Beloved, let us love one another, for love is from God and whoever loves has been born of God and knows God…no one has ever seen God; but if we love one another, God lives in us and His love is made complete in us…and so we know and rely on the love God has for us. God is love. Whoever lives in love lives in God and God in Him.
I love love love this. It fills me with peace and gives me confidence. God IS love. The love I have for Elijah is not made less because I love Judah…it multiplies…and not because I am some endless fount of love, but because God in me gives me more of Himself.
If I practice love on Canaan and Eden, I love them. My heart grows more connected with them. But I have to actively love them. No, it isn’t natural…but it is against my selfish, sinful nature to love ANYone more than myself. The God in me trumps my sin-nature. Oh, how I thank Him for this. Instead of limited, selfish love; I have God-sized, supernatural love to give to my children–ALL of my children.
The practice and process of bonding with my ‘homegrown’ children all took place when they were babies. It’s the same with Canaan and Eden. They are in their ‘infant’ stage in our family and I bond with them the same way I bonded with Iliana.
I dress them.
Even though they can dress themselves, I frequently help them–not because they need my help but because they need to learn to rely on me.
I talk to them.
And with this, I have to make the conscious effort to make eye contact with them. I don’t know why, but my natural tendency while keeping myself guarded is to not make eye contact with people. I have to force myself to look at my kiddos in their eyes when I talk to them and to listen to them with my eyes.
I bathe them.
Yep, I’m their mom. I’m responsible for their messes, bodies included.
I hold them and soothe them.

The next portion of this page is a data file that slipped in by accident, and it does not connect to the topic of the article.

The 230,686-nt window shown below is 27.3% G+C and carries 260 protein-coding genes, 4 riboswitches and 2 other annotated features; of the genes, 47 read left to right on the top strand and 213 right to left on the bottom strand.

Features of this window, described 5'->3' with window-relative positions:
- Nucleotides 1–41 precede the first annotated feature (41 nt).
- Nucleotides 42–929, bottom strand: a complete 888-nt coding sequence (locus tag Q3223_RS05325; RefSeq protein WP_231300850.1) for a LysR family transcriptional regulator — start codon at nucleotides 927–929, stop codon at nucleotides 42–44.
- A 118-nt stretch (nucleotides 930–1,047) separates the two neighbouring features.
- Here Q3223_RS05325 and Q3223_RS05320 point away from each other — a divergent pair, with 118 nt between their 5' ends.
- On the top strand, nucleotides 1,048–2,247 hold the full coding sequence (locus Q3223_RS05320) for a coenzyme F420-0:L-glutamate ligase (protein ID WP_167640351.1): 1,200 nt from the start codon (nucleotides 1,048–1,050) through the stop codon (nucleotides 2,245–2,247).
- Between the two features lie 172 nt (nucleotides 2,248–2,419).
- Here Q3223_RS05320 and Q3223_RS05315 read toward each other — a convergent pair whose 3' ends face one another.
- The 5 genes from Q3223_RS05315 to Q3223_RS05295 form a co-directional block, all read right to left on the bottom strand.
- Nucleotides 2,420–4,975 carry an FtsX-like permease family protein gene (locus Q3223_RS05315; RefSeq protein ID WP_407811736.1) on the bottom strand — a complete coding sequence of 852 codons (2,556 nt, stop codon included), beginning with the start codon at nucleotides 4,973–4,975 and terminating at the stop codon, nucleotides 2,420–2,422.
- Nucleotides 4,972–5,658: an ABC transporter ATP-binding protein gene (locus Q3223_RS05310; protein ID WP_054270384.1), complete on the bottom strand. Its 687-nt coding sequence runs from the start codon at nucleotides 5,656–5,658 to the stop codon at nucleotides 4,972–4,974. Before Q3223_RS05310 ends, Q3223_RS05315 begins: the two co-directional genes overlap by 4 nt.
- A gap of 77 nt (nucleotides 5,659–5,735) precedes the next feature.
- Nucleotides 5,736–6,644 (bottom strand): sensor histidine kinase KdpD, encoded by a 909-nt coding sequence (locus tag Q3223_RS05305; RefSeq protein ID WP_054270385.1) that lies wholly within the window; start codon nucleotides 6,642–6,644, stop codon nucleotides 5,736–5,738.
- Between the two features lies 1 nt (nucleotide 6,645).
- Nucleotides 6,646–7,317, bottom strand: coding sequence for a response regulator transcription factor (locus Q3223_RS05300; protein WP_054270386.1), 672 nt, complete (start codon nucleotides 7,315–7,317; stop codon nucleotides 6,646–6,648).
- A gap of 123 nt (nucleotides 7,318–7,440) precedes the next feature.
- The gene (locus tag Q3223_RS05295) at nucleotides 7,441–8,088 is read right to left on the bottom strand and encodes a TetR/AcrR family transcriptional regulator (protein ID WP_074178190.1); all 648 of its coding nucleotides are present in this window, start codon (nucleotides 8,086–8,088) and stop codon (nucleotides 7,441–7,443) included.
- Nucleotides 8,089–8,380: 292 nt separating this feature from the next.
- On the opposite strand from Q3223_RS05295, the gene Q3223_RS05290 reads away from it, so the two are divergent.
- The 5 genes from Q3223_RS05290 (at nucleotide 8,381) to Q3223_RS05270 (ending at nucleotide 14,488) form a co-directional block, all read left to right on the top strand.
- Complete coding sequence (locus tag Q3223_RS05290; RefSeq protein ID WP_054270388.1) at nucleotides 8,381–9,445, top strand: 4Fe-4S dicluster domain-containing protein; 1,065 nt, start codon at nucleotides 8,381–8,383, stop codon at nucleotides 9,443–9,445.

Canaan’s tendency when he came home was to soothe himself. I pretty much had to force myself on him at first when he would hurt himself. He didn’t want my sympathy–it didn’t help him. Slowly, he grew to accept it and now, he needs me more.
I laugh with them.
Very important. We have fun together. Tickles. Wrestle. Chase. Draw. Dance. Sing.
I share my drink with them.
Weird huh? I have never been a parent who shares my food with my kids. They drink out of their own glasses because I think floaties in my drink are gross …but with Canaan and Eden, for some reason, the sharing of spit warms my heart to them. Kinda like a mark that they are mine. Call me crazy…but it really, really helps.
Bonding. The practice of loving–actively, consciously. And God supports it, enables it, IS it.
Gotta love the real.
My name is Rebekah. I’ve been married to my husband Jared for 10 years. We were missionaries in Italy for a few years until God changed our plans and brought us back to the States. So now, I am a cattleman’s wife, working the ranch alongside my husband whenever I can. I am also the mother of 6 kiddos–4 home grown and 2 blessings through adoption. We brought our children home from Ethiopia in December of 2010. I am also a professional photographer who uses photography and blogging to keep a record of our life during these crazy and precious childhood years.